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Sisters of St. Joseph celebrate 140 years of ministry in Boston


Sisters of St. Joseph join in the closing procession following an Oct. 6 Mass celebrated by Bishop Robert P. Deeley at St. Agatha Parish in Milton to celebrate the 140th anniversary of their founding in Boston. Pilot photo/George Martell, Pilot Media Group

MILTON -- The Sisters of St. Joseph came to the Archdiocese of Boston 140 years ago to teach, which continues to be a critical part of their mission today. In 1873, four sisters traveled from Brooklyn, N.Y. at the request of Father Magennis of Jamaica Plain who knew of their reputation as good teachers. Since that time, they have staffed over 130 educational institutions in the archdiocese, including the most recently established school, St. Joseph Preparatory High School in Brighton, which was founded last year.

The Sisters of St. Joseph celebrated the 140th anniversary of their founding in Boston with a Mass at St. Agatha Parish in Milton. They were the first teachers at the parish's school 72 years ago.

After the service, James Dowd, a St. Joseph's board member, called the sisters the "primary drivers" in Catholic education in the Boston area. He said the Mass celebrated the sisters' legacy and their continued mission.

Head of the Brighton school, Thomas Nunan Jr., agreed, calling the sisters a "great blessing" to the students. Every day, the students witness the sisters' "living faith."

"The sisters bring a real prayerful presence to our school," he said. "They are so faithful and open. It is no wonder that they are known for their gracious hospitality."

From their first days in Boston, the sisters found many ways to contribute their gifts to the Catholic community. When they first arrived, the Catholic immigrant population was growing at a rapid rate and many were struggling to find work. The sisters helped them and assisted those who were hungry, ill and homeless.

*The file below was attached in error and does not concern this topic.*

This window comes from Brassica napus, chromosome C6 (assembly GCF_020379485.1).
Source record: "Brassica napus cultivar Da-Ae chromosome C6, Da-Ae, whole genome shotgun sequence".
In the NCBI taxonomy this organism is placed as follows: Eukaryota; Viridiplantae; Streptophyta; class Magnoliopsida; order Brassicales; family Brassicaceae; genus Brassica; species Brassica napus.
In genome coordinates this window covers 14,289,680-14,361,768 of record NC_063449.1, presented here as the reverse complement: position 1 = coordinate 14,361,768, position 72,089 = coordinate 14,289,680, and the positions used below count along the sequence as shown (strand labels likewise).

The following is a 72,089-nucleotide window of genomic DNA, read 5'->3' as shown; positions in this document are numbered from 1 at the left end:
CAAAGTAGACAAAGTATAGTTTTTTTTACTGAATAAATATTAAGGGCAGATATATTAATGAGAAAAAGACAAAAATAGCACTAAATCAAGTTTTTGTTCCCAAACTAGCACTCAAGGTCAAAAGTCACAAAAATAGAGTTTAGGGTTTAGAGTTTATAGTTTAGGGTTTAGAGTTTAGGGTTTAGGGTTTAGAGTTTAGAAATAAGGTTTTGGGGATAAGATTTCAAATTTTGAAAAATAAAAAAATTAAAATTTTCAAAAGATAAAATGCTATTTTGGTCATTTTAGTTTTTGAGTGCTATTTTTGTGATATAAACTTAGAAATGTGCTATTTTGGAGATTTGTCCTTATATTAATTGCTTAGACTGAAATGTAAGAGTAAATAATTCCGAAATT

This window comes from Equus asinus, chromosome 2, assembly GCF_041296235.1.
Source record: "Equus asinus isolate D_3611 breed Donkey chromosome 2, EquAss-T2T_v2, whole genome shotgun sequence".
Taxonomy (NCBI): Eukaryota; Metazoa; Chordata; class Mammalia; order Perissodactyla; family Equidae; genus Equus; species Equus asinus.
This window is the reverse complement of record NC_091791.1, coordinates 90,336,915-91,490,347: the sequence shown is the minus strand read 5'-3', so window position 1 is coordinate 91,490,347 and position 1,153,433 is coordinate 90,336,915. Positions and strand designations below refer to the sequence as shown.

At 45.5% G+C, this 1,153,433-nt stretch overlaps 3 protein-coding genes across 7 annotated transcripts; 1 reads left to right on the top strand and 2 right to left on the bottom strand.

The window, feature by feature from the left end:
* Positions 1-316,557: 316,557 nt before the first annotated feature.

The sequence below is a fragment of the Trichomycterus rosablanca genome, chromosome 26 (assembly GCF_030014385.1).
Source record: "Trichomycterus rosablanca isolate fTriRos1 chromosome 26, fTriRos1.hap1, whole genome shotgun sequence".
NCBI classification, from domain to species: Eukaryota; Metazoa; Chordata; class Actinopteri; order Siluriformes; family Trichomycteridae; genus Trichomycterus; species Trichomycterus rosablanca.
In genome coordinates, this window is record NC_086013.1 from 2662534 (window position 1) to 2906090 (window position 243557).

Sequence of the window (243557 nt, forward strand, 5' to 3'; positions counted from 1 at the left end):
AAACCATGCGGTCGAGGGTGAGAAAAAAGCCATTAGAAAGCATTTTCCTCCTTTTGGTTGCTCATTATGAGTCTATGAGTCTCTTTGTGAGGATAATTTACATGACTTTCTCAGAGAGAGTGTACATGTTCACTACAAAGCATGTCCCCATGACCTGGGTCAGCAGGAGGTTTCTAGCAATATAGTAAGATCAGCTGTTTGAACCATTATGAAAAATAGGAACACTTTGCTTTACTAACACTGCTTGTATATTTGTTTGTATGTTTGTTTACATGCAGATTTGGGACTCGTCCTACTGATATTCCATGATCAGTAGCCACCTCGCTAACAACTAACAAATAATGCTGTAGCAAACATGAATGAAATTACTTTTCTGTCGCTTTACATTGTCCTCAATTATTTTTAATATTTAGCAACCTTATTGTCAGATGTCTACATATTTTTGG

In his homily, Bishop Robert P. Deeley said the sisters raised money by sewing and selling baseballs. Originally from LePuy, France, the order was known for making lace.

"It was quite a journey from the lace at LePuy to baseballs in Boston," he said, praising their ingenuity and creativity. "The sisters had arrived in America and were staying -- as they involved themselves in America's pastime."

Bishop Deeley commended the institutional achievements of the sisters who have worked in over 30 health care ministries and participated in over 85 service ministries within Boston. He added that as important as those achievements are, the sisters have left indelible marks in the way they have touched so many individuals' lives.

Bishop Deeley himself received 12 years of instruction from the sisters, first at Sacred Heart School in Watertown and then Matignon High School in Cambridge. He praised the education, advice and encouragement in his vocation that he received from them.

He recalled a vivid memory of a large slice of lemon meringue pie, given by the sisters one cold winter afternoon as a reward for clearing snow off the convent steps. He said that growing up with five brothers, he rarely had such a large serving of dessert and that the sisters' generosity made an impression.

"The influence of the sisters and their encouragement and support to my parents and my brothers was tremendous, and an important part of our formation," he said. "I cannot think of a time during my 40 years of priesthood in the Archdiocese of Boston when a Sister of St. Joseph has not been a resource, a collaborator or a staff person working alongside me in the ministry of the Church."

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